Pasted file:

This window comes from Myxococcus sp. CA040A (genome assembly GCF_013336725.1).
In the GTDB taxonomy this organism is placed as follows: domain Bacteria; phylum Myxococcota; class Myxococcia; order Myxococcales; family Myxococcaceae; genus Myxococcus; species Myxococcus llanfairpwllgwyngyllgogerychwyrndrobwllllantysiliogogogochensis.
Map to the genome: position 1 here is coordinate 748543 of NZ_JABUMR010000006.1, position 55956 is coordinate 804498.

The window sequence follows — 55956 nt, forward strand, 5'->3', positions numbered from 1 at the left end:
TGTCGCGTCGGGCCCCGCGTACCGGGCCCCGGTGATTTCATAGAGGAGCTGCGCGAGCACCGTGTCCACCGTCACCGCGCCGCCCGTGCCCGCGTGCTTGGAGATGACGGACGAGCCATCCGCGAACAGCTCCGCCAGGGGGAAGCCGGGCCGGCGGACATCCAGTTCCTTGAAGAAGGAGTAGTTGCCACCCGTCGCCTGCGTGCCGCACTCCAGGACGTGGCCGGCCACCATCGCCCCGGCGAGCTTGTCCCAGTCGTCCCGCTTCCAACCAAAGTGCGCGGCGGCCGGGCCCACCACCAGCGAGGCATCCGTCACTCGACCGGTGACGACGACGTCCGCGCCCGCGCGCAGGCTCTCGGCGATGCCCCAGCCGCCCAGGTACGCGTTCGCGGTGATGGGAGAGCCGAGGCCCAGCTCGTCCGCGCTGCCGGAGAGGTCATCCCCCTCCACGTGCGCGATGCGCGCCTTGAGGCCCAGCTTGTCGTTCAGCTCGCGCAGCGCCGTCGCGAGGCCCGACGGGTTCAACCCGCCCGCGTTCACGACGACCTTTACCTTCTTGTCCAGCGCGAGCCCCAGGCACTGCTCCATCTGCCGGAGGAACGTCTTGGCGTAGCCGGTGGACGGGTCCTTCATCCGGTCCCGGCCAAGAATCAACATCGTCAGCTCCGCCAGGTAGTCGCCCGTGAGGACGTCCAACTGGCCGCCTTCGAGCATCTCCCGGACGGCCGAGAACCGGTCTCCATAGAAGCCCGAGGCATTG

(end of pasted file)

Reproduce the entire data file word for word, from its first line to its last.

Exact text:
This window comes from Myxococcus sp. CA040A (genome assembly GCF_013336725.1).
In the GTDB taxonomy this organism is placed as follows: domain Bacteria; phylum Myxococcota; class Myxococcia; order Myxococcales; family Myxococcaceae; genus Myxococcus; species Myxococcus llanfairpwllgwyngyllgogerychwyrndrobwllllantysiliogogogochensis.
Map to the genome: position 1 here is coordinate 748543 of NZ_JABUMR010000006.1, position 55956 is coordinate 804498.

The window sequence follows — 55956 nt, forward strand, 5'->3', positions numbered from 1 at the left end:
TGTCGCGTCGGGCCCCGCGTACCGGGCCCCGGTGATTTCATAGAGGAGCTGCGCGAGCACCGTGTCCACCGTCACCGCGCCGCCCGTGCCCGCGTGCTTGGAGATGACGGACGAGCCATCCGCGAACAGCTCCGCCAGGGGGAAGCCGGGCCGGCGGACATCCAGTTCCTTGAAGAAGGAGTAGTTGCCACCCGTCGCCTGCGTGCCGCACTCCAGGACGTGGCCGGCCACCATCGCCCCGGCGAGCTTGTCCCAGTCGTCCCGCTTCCAACCAAAGTGCGCGGCGGCCGGGCCCACCACCAGCGAGGCATCCGTCACTCGACCGGTGACGACGACGTCCGCGCCCGCGCGCAGGCTCTCGGCGATGCCCCAGCCGCCCAGGTACGCGTTCGCGGTGATGGGAGAGCCGAGGCCCAGCTCGTCCGCGCTGCCGGAGAGGTCATCCCCCTCCACGTGCGCGATGCGCGCCTTGAGGCCCAGCTTGTCGTTCAGCTCGCGCAGCGCCGTCGCGAGGCCCGACGGGTTCAACCCGCCCGCGTTCACGACGACCTTTACCTTCTTGTCCAGCGCGAGCCCCAGGCACTGCTCCATCTGCCGGAGGAACGTCTTGGCGTAGCCGGTGGACGGGTCCTTCATCCGGTCCCGGCCAAGAATCAACATCGTCAGCTCCGCCAGGTAGTCGCCCGTGAGGACGTCCAACTGGCCGCCTTCGAGCATCTCCCGGACGGCCGAGAACCGGTCTCCATAGAAGCCCGAGGCATTG